Tuesday, 18 May 2021

Jason Tandon : part two

What do you find most difficult about writing poetry?

I find myself often at odds with poetry, or what people might consider or assume to be poetic. Sonic devices such as alliteration, for example, or figurative language, the move to compare two things, thereby detracting from the original thing itself.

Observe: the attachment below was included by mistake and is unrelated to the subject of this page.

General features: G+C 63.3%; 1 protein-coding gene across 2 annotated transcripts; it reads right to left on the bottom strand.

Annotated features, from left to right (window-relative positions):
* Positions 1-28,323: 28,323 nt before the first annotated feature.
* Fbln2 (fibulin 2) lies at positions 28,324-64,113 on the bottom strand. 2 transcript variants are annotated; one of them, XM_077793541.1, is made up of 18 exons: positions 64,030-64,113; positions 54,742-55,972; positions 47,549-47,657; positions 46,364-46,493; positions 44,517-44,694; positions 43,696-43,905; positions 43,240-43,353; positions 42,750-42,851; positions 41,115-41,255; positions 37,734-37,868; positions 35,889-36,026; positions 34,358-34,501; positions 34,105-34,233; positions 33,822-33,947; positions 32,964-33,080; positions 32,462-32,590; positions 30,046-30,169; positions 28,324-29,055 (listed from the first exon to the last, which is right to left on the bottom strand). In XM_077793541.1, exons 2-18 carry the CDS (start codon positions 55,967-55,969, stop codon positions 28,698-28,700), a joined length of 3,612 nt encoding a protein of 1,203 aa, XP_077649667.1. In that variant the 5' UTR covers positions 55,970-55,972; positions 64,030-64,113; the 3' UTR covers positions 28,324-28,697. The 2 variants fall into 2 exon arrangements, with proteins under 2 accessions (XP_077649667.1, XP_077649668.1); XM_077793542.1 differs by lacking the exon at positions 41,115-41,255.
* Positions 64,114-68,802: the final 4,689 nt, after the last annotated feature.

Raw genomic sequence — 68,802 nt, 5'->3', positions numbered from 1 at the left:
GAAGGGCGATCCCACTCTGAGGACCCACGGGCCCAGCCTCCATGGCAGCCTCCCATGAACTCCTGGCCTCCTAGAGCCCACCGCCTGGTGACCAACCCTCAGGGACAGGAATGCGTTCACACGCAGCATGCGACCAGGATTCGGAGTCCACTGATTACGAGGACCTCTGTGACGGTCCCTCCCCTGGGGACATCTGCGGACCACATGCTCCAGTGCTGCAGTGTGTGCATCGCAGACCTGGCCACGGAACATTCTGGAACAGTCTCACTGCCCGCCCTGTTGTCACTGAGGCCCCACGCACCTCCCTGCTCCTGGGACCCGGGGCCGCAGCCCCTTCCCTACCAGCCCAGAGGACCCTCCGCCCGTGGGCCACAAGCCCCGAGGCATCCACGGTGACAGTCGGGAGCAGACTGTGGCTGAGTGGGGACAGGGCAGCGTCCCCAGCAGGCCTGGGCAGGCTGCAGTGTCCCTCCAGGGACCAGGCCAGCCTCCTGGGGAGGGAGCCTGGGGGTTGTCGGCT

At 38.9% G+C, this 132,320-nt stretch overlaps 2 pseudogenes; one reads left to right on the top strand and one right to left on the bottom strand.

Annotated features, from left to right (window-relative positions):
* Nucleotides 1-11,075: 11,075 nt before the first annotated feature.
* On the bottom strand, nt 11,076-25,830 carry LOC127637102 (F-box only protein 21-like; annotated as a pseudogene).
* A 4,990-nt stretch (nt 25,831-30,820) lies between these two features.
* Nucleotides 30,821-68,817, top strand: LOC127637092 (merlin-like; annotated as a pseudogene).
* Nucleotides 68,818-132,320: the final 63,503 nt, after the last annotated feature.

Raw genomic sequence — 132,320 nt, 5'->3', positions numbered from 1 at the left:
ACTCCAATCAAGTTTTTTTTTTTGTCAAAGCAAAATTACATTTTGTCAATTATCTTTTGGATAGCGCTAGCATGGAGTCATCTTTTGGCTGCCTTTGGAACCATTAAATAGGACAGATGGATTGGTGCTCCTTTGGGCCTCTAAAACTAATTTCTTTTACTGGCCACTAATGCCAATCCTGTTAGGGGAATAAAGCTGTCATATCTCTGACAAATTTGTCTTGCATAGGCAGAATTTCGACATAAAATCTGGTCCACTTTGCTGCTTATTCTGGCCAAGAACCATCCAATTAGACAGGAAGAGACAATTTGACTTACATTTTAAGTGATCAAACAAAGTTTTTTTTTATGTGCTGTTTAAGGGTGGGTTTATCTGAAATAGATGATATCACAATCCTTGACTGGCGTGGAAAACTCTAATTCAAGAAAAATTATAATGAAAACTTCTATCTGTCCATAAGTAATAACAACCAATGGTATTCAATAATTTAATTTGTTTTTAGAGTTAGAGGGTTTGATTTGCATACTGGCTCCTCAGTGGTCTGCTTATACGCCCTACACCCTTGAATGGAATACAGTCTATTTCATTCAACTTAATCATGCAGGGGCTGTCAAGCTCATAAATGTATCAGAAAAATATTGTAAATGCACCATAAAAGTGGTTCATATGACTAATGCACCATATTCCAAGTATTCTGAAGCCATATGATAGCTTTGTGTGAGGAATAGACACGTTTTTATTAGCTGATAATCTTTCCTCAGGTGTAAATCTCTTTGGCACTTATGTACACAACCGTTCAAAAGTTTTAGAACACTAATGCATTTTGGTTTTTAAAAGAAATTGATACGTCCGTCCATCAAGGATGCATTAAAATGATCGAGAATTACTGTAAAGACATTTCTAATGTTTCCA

After one of my readings before the pandemic, a woman complimented my work by saying that she was going to use a poem of mine in her classroom as an example of anti-climax, or anti-poetry (I did not ask if she was referring to Nicanor Parra’s poetics). I appreciated her comment, because I think I am inclined to practice a kind of anti (lyric)-poetry. My work does not strike me as explicitly emotive, meditative, or linguistically dazzling. Perhaps this is why I have always loved Charles Simic’s description of his early style from his “Art of Poetry” interview with the Paris Review: “I wanted something seemingly artless and pedestrian to surprise the reader by conveying so much more. In other words, I wanted a poem a dog can understand.” Not that I am comparing my work to Simic’s! But I was certainly encouraged to read such a statement from a Pulizter-Prize winning Poet Laureate (please forgive the alliteration). 

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